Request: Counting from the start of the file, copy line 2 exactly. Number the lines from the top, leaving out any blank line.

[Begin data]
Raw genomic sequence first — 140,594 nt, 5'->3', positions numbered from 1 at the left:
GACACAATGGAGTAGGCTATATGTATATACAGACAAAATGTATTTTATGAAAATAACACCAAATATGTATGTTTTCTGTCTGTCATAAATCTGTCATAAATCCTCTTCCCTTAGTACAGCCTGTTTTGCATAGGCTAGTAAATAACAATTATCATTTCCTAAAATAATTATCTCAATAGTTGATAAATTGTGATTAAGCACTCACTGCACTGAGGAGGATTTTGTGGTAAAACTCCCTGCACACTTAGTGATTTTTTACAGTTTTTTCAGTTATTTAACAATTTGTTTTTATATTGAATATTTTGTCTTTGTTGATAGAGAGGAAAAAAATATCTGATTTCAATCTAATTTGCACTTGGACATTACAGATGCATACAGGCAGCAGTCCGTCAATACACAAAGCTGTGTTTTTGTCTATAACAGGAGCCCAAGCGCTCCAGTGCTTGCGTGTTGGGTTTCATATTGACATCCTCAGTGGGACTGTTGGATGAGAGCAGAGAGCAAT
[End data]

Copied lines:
GACACAATGGAGTAGGCTATATGTATATACAGACAAAATGTATTTTATGAAAATAACACCAAATATGTATGTTTTCTGTCTGTCATAAATCTGTCATAAATCCTCTTCCCTTAGTACAGCCTGTTTTGCATAGGCTAGTAAATAACAATTATCATTTCCTAAAATAATTATCTCAATAGTTGATAAATTGTGATTAAGCACTCACTGCACTGAGGAGGATTTTGTGGTAAAACTCCCTGCACACTTAGTGATTTTTTACAGTTTTTTCAGTTATTTAACAATTTGTTTTTATATTGAATATTTTGTCTTTGTTGATAGAGAGGAAAAAAATATCTGATTTCAATCTAATTTGCACTTGGACATTACAGATGCATACAGGCAGCAGTCCGTCAATACACAAAGCTGTGTTTTTGTCTATAACAGGAGCCCAAGCGCTCCAGTGCTTGCGTGTTGGGTTTCATATTGACATCCTCAGTGGGACTGTTGGATGAGAGCAGAGAGCAAT